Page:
I Did Drink the Water

Water from Shatley Springs in Crumpier, N.C., is cold and refreshing, says columnist Carl White.

It was many years ago that I first tasted the nourishing waters of Shatley Springs. To me, it was cold and refreshing. While I was aware that the water was considered unusual by a lot of people, for me it was just part of our family visit to a mountain destination that was cooler during the summer months.

It was a special outing for our family. Shatley Springs in Crumpler, North Carolina is a place that harkens back to a time less complex where family-style meals are celebrated. It’s a place of respite from the summer heat that the lower elevation people must often endure. I remember the tasty home-cooked meals that for the most part taste the same now as they did 35 years ago.

Once seated and while waiting for the feast, your eyes have many places to gaze. The décor is pure Americana featuring displays of period items, such as old coffee grinders, crock jugs suitable for moonshine, iron kettles, old skillets and all sorts of vintage kitchen items.

Painted vintage handsaws featuring the scenes of mountain life are around the room. Once the feast arrives, conversation shifts to the food, the family-style meal features a good variety of vegetables, fried chicken, county ham and desserts.

Those are the things I remember over the years, and it’s what I recently experienced. That’s not the way it all started. In the beginning, it was just the water.

It was in a letter dated Feb. 12, 1925, that Martin Shatley shared a life-changing story that started in 1890. Martin had long suffered from a dreadful skin condition that would get worse over time, and other parts of his body were attacked by all sorts of ailments.

He wrote, “I lost all hope of ever getting well. Many times, the thought comes to my mind to kill myself to get out of my suffering. I had a place picked out in the South Fork of New River to end my days.”

He went on to say that he had called upon five of the best doctors he could find. And not one could help him. He also went to Hot Springs, Arkansas to try the hot springs waters for treatment. The doctor in Hot Springs told Martin he would never be cured. He then returned to North Carolina and continued to try everything. His doctor finally told him he would not live much longer.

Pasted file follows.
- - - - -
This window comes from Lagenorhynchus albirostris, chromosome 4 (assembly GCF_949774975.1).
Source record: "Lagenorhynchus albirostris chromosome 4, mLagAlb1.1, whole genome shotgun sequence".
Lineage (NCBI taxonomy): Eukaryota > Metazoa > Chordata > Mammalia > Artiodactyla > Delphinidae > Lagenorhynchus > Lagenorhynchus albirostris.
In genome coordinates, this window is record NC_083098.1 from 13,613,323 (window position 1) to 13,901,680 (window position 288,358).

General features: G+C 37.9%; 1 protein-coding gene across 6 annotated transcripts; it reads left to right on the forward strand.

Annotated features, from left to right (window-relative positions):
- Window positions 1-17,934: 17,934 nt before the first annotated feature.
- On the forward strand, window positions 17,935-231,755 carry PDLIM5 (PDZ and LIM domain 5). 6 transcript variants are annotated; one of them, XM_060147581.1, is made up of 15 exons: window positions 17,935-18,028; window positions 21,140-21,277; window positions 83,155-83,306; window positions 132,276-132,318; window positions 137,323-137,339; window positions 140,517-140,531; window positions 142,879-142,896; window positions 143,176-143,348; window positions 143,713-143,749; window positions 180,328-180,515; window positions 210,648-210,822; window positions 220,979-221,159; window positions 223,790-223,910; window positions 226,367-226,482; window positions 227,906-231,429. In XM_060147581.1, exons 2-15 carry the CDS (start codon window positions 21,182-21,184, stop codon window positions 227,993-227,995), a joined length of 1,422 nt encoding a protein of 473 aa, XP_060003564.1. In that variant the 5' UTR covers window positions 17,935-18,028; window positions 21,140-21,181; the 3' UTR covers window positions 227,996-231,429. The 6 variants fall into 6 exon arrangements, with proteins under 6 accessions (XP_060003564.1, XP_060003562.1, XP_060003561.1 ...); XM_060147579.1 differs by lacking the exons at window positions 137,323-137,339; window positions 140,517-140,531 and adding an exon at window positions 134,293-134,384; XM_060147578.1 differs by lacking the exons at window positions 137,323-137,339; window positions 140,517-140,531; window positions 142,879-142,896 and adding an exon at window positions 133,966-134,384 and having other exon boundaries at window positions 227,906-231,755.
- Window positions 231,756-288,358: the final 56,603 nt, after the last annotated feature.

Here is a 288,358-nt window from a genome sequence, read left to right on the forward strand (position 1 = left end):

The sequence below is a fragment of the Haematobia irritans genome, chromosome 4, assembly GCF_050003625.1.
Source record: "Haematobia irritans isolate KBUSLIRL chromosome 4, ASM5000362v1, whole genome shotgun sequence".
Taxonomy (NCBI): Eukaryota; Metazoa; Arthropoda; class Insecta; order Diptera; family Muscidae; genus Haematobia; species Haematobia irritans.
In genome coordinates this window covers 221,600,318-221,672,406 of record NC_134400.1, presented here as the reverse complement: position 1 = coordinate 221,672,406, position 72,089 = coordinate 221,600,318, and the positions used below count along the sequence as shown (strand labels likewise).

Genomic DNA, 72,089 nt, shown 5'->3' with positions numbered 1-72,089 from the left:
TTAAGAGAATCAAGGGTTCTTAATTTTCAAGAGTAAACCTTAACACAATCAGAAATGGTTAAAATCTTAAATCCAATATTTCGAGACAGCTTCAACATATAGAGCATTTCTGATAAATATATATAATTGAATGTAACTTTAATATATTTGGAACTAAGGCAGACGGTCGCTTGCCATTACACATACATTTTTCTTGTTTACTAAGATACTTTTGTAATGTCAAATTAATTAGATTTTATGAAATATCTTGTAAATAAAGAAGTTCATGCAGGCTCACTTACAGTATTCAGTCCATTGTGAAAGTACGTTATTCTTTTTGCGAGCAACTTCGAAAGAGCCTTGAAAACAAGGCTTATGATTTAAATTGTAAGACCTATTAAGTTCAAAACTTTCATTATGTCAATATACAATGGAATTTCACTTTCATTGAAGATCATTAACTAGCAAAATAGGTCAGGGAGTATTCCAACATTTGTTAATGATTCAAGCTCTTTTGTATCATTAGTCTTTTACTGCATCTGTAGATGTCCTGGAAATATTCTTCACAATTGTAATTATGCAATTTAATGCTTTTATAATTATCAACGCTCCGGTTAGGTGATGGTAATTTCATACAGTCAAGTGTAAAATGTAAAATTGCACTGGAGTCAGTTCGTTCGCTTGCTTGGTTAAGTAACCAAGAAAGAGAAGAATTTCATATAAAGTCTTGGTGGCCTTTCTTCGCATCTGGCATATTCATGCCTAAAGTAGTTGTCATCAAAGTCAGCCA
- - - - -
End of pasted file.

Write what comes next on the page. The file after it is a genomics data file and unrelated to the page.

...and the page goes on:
Martin then decided to buy a farm in the county for his family. In his letter he wrote, “…one day I walked out on my farm. My face was so inflamed and swollen I had to hold my eyelids up with my hands to see my way to walk. I passed a spring and dipped up some water with my hands and bathed my face to cool the fever down in my face as I had often done when I passed where there was cold water and in less than one hour I realized that my face was better and so much better that I became excited about it.”

He went on to tell that he went back to the spring late that evening and bathed again and over a short period the fever was gone. His other health problems were soon also cured.

Word spread, and people seeking a cure would find their way to Shatley Springs. There was no restaurant or cabins at that time. That would all come later. The property would change hands only a few times and has been owned by the current owner since 1958.

Nowadays, people enjoy the rocking chairs, live music and some excellent fried chicken along with a bit of free miracle water that flows out of Little Phoenix Mountain.

It’s nice to know you can still find a cooler place in the mountains to eat, relax and feel a bit better on the drive home or maybe stay a few days.

Carl White is the executive producer and host of the award winning syndicated TV show “Carl White’s Life In the Carolinas.” The weekly show is in its seventh year of syndication and can be seen in the Greenville, Spartanburg viewing market on WLOS ABC 5 a.m. Saturdays and 1:30 p.m. Sundays at WMYA My 40. Visit www.lifeinthecarolinas.com, email White at Carl@lifeinthecarolinas.com